Harsh V Pant
India is pulling out all the stops to reach out to the “first citizens” who reside in hamlets along the India-China border. Under the Vibrant Villages Programme (VVP), nearly 3,000 villages selected along the 3,400-km-long border are set to get better infrastructure facilities, and ₹2,500 crore has been set aside to construct roads.
In Arunachal Pradesh, hydel power projects are in the works and facilities of the Indo-Tibetan Border Police personnel are in for an upgrade. In addition, telecom companies have been asked to improve mobile connectivity in Tawang district, which was the site of clashes between India and China in 2022. This mega infrastructure revamp comes close on the heels of China renaming areas in Arunachal, which it claims is a part of Tibet. The idea is to improve the quality of life in these areas and prevent migration to cities, thereby enhancing India’s border security.
Expanding territorial claims through building infrastructure and civilian-military fusion are key elements of China’s expansionism in the sea and on land. This year, China announced that construction would commence on a new railway line linking Xinjiang and Tibet, that will run close to the Line of Actual Control (LAC) and cut through the Aksai Chin region, which India claims and is in Chinese occupation. Similarly, under a transport plan unveiled in 2021, Beijing announced an expressway and a super-fast railway route linking the mainland with Taiwan. These are instances of China showcasing its intent to change the status quo.
Since China began modernising the People’s Liberation Army (PLA), there has been an increase in its expansion as evidenced from the reclamation of reefs and islands in the South China Sea. This has followed by construction of military facilities and other infrastructure. Under the pretext of protecting Chinese civilian fishing vessels, the People’s Republic managed to gain effective control of Scarborough Shoal, which had been claimed by the Philippines.
One of the lessons that China drew from the Soviet Union’s collapse was that it had to secure the periphery to protect the hinterland. More than 70 years after China occupied Tibet, it has still not been able to completely erase the spiritual influence of the Dalai Lama, and cultural ties between Tibet and India are a source of worry for China. Chinese President Xi Jinping has underscored the need to secure the Tibetan borderland, following which emerged reports that villages were being constructed along the border in the Tibet Autonomous Region (TAR) and a loyal population was being settled there.
Subsequently, the Chinese state media began to increasingly refer to the area as Xizang Autonomous Region, which showed the regime’s increasing zeal to ‘sinicise’ the local population. In 2022, the Land Border Law came into force in China that stipulated that the People’s Liberation Army (PLA) and Chinese People’s Armed Police Force were tasked with the responsibility of maintaining security along the border.
The legislation conceived that the people of the People’s Republic were key to border security, stating that citizens were duty bound to protect and defend border infrastructure. It also emphasized the need to resettle population and upgrade critical infrastructure along the border. The law also highlighted the need for political education to consolidate a sense of community and allegiance to the Chinese nation.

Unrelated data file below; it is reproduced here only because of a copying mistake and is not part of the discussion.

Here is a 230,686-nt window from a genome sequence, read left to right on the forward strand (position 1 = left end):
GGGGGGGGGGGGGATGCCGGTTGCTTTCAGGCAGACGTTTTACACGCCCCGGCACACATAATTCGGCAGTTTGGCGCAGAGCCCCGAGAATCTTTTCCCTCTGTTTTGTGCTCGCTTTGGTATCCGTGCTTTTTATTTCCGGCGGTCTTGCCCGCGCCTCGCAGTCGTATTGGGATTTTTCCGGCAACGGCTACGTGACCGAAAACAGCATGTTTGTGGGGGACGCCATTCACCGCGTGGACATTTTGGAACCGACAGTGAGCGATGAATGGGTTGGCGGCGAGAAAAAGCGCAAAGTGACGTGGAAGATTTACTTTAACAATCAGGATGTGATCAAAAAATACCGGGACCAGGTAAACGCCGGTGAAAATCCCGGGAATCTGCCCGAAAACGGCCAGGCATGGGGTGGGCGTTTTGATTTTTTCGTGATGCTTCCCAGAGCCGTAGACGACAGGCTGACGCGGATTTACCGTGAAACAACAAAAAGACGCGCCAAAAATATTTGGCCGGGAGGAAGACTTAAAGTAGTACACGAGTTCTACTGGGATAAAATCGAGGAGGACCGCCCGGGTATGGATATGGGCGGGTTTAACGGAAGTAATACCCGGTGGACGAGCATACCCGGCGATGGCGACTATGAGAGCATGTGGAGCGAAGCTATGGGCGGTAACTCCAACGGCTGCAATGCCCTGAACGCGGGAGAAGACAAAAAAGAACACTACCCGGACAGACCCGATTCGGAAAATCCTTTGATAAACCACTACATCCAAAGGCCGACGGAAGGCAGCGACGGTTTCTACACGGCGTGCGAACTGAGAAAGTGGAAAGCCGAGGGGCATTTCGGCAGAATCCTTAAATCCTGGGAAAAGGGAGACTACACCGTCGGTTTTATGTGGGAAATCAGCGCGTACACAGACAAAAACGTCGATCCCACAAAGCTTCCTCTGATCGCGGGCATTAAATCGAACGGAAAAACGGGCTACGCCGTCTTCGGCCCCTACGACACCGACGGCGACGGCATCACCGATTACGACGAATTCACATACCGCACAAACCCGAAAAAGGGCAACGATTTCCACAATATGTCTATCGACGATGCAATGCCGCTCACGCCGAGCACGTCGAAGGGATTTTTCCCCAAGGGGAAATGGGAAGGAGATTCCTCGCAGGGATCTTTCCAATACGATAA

Recently, it emerged that the PLA was promoting military education among inhabitants in places like Nyingchi, which is close to the India-China border near Arunachal. In this endeavour there is a strong strand of strategy that binds China’s Imperial dynasties and its modern-day Communist emperors. In Imperial China, the state saw prudence in creating ‘peasant-soldier colonies’ and rewarding loyal foot-soldiers with land for cultivation instead of money. Such soldier-farmers could then be called back to the service of the state whenever required.
The tense standoff on the India-China border that started in Ladakh since May 2020 shows no sign of abating despite the tenacious border negotiations. While partial disengagement has been achieved in some areas, China has opened a new front in Arunachal with the renaming of areas and creating border villages. However, there has been a marked assertiveness on part of the Indian government to counter China’s border strategy through the ‘Vibrant Villages Programme’.
At the launch of the initiative earlier this month, Union home minister Amit Shah asserted that India would not allow even an inch of its territory to be encroached upon, a far cry from the past diffidence that viewed the area seized by China as worthless because “not a blade of grass grew there’. This speaks of a new-found confidence in India’s taking on the China challenge as in the past minimal infrastructure along the Indian-side of the border was seen as necessary to slacken the ingress of Chinese troops in the eventuality of an invasion.
There is also a no-nonsense approach on the issue of India’s territorial integrity, starting with the repealing of special status to Jammu and Kashmir in 2019, despite criticism from China and Pakistan. Last month, under its G20 presidency, India hosted a meeting of the grouping in Arunachal and another one is scheduled in Srinagar in May.
In the book ‘Why Geography Matters’ geographer Harm de Blij wrote about how just before the first Gulf War in the 1990, Iraq published an official map, showing Kuwait to be within its borders, but the development was largely ignored by the world. Eternal vigilance is the price of freedom. We need to take China’s map-fare even more seriously since the Mandarin character for ‘map’ [图] is the same as the verb ‘to scheme’.
The article was published by Hindustan Times as Border villages can help fight Chinese build-up on April 24, 2023.
Read more by the author: China’s Meddling: Escalating Tensions between India & Bhutan.